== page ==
They said Malaysia continued to practise a consultative approach in dealing with issues relating to sustainability, demonstrated by the increased level of awareness of proven eco-friendly and sustainable practices and active work with environmental and social NGOs such as the World Wildlife Fund and the Malaysian-led RSPO initiative.  They claimed that palm oil was the first tropical plantation commodity to reinforce responsible plantation operations on an environmental, economic and social scale in addressing global concerns, in particular CO2 emissions and global warming.  They believed economic and social development would lead to better environmental protection and pointed out that Malaysia's development record was a central reason behind its ability to assume a leadership role on environmentally sustainable palm oil production among producer countries.  They said such achievements should be recognised and their efforts to improve sustainability should be encouraged rather than it being suggested that a growing palm oil industry was per se unsustainable.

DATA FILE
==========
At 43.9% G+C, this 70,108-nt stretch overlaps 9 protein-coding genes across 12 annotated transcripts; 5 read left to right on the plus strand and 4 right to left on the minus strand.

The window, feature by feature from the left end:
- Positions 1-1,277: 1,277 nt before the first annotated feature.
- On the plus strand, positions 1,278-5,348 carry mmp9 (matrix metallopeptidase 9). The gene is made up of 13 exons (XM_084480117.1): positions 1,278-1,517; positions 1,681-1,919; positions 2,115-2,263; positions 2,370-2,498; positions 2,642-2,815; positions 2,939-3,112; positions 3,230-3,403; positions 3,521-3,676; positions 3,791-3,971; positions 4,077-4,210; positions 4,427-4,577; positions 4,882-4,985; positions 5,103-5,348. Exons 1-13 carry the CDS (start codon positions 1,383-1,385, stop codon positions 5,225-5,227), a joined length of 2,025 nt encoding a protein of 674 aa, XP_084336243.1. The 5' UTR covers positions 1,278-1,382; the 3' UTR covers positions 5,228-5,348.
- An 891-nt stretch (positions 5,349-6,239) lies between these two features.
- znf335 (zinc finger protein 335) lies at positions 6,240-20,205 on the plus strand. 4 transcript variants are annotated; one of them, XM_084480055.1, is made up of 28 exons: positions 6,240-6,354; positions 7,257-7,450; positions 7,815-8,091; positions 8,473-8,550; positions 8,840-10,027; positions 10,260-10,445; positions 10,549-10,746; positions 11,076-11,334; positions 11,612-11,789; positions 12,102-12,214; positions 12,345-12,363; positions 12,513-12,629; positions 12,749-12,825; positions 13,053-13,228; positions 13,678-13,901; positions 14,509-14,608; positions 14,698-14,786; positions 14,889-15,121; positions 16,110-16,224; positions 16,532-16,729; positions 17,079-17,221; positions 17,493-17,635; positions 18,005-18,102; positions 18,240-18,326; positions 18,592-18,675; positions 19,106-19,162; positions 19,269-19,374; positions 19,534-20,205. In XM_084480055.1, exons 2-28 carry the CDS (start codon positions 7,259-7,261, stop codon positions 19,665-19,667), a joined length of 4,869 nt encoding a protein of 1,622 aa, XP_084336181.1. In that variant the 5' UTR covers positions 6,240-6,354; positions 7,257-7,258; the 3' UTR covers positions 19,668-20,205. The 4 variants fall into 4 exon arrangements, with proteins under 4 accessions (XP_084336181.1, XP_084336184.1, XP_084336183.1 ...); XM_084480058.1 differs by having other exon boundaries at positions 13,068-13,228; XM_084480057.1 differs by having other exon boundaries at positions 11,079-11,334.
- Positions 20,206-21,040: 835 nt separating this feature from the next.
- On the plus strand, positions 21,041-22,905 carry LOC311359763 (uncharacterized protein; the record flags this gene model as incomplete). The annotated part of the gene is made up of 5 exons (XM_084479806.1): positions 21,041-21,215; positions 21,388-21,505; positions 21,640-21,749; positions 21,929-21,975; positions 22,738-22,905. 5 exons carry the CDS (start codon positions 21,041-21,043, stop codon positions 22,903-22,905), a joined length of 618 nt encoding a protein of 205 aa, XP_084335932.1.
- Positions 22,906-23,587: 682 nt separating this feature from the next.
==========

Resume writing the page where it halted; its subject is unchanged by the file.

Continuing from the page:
BBC World said they were satisfied that MPOC had provided detailed substantiation in support of their claim in what is a complex scientific area.  


1. Upheld

The ASA noted MPOCs argument that the ad did not imply that oil palm plantations were as biodiverse or sustainable as native rainforest, and that they had intended, rather, to show that forest and plantations could co-exist harmoniously.  We also noted, however, the plantations were depicted alongside footage of rainforest and wildlife.  We considered that the voice-over and the numerous shots of wildlife gave the overall impression that oil palm plantations provided an environment as rich in, and as advantageous to, native species as a rainforest habitat would be.  We concluded that the ad was likely to mislead viewers as to the environmental benefits of oil palm plantations compared with native rainforest.